He was old enough to be my Dad, even my granddad.  At his age what did he have the energy left to like?  He liked gambling, keeping his family guessing and he liked the TV show the A Team.  The show had a lot of high risk behavior by our testosterone fueled, yet lovable band of heroes.  The program was such goofy fun I liked it as well.  I’d go over to his house and we’d watch reruns of The A Team together.  I was never that relaxed and at ease with my dad.

When he died I felt like I lost a dad, a pal and a guy whose story deserves to be told.  He bridged gaps of religion and nationality and ended up boasting about his Jewish stockbroker.   In his life these were somewhat lesser accomplishments.  Sooner or later Joe was going to die.  I knew this.  So, why did his death hit me so hard, why the wave of sadness and where did that premonition come from?  I’m tempted to answer my question by quoting from a great, old Bob Dylan song, The Ballad of Frankie Lee and Judas Priest.  In the song there was a “neighbor boy” who “muttered underneath his breath ‘nothing is revealed.’ “   Now is the time to gather more light together but, will the act of gathering light reveal anything?  Let us hope for a glorious picture window for light to pour through, as if the window and the light were the product of the same gathering.  Let us accept the reality that tiny little peep holes here and there are all that may be possible. 

That Dylan song made several mentions of things waiting down the road.  Things were certainly waiting for me down the road and close by.  Joe died and suddenly I’m getting psychic premonitions and hearing voices.  This happened to quickly, as if out of the blue, right?  Not exactly.  Joe’s friendship was a bulwark to me against having to deal with emotions and states of mind I’d refused to look at for many years.  Joe died, the dam broke and I was flooded with emotions and psychic awareness.  I was overwhelmed.  Sixteen years before Joe died an astrologer told me I had tremendous psychic awareness.  He said I probably wasn’t aware of it but I would become more aware of my psychic ability later in life.  For 16 years I felt stirrings of my gift but tried to not look at it.  Then, suddenly, I’m a faint reflection of Oedipus the King in that my fate was foretold and there was no way for me to avoid it.  Now I wonder how to know my fate and continually align with it.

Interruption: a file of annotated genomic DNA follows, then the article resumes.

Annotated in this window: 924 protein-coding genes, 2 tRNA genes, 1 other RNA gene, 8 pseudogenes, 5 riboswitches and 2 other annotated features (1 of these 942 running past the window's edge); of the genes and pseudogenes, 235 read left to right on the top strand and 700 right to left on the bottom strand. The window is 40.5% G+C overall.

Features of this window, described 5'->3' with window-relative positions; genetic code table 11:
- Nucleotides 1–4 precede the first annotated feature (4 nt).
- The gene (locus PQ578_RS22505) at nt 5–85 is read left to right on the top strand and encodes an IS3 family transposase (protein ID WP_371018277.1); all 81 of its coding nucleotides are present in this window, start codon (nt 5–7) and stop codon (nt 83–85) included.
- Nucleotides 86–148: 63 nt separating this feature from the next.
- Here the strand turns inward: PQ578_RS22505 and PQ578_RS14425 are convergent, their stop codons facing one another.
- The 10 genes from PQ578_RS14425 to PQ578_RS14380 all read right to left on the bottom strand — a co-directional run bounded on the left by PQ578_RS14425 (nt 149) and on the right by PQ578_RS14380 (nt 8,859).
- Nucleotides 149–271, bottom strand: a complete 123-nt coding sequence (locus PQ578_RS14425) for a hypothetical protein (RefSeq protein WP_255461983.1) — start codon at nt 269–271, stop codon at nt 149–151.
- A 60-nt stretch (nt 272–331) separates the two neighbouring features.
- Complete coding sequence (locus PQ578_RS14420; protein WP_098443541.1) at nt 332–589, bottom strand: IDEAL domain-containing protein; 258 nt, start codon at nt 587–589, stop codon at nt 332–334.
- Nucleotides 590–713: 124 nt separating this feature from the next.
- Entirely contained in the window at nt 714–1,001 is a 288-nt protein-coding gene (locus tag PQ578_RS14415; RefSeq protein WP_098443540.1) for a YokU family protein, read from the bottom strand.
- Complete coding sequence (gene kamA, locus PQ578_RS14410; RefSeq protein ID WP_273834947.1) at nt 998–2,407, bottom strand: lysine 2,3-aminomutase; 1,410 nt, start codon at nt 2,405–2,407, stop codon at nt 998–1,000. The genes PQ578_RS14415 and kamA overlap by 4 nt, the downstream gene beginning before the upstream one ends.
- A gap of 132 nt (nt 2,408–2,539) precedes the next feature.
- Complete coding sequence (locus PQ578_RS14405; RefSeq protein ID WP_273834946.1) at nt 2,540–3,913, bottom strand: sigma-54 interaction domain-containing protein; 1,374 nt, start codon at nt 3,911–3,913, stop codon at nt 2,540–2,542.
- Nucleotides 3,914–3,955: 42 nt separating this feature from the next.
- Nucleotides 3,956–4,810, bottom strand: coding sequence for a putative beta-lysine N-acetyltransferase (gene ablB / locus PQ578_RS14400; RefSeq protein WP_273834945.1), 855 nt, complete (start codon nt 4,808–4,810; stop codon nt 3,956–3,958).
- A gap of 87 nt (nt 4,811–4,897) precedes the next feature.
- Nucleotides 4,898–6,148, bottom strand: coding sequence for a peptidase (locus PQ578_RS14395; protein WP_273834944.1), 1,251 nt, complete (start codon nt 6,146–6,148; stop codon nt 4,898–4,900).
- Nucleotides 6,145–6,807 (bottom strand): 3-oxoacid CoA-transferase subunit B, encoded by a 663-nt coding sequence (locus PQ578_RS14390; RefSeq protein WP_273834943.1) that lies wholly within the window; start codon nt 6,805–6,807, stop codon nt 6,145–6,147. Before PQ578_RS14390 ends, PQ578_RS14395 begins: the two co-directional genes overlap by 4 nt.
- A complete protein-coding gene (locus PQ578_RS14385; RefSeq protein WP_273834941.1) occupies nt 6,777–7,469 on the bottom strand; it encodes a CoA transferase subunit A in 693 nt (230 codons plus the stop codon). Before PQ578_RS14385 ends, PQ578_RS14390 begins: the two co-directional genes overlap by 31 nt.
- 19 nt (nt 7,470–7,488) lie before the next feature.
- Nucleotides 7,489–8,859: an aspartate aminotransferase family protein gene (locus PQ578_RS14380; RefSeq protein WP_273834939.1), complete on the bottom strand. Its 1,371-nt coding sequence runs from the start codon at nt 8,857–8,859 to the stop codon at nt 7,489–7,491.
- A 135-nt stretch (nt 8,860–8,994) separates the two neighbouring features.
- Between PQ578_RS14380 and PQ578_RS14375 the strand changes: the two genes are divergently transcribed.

There is not a point on the map for someone like me.  I’m a little bit psychic and a little bit psycho.  For years I did not believe there was a group for me to gather with.  There was not a group of people who could shelter my soul.  And, to feel the human warmth of others like me was unimaginable.  Recently, I may have found such a tribe but, I’m still surprised at my discovery.  Thus, I don’t have the words to talk about it, the surprise is too great.   However, there are gaps I want to bridge.  One is the singular me learning much more about this tribe I may want to call my own.  Here’s another gap to bridge; my psychic ability seems to be precognitive.  But, I want to align with my fate.  How is it possible for someone who is precognitive to believe in fate?  I know how to end this article;

Joe, building bridges is how I will keep faith with you.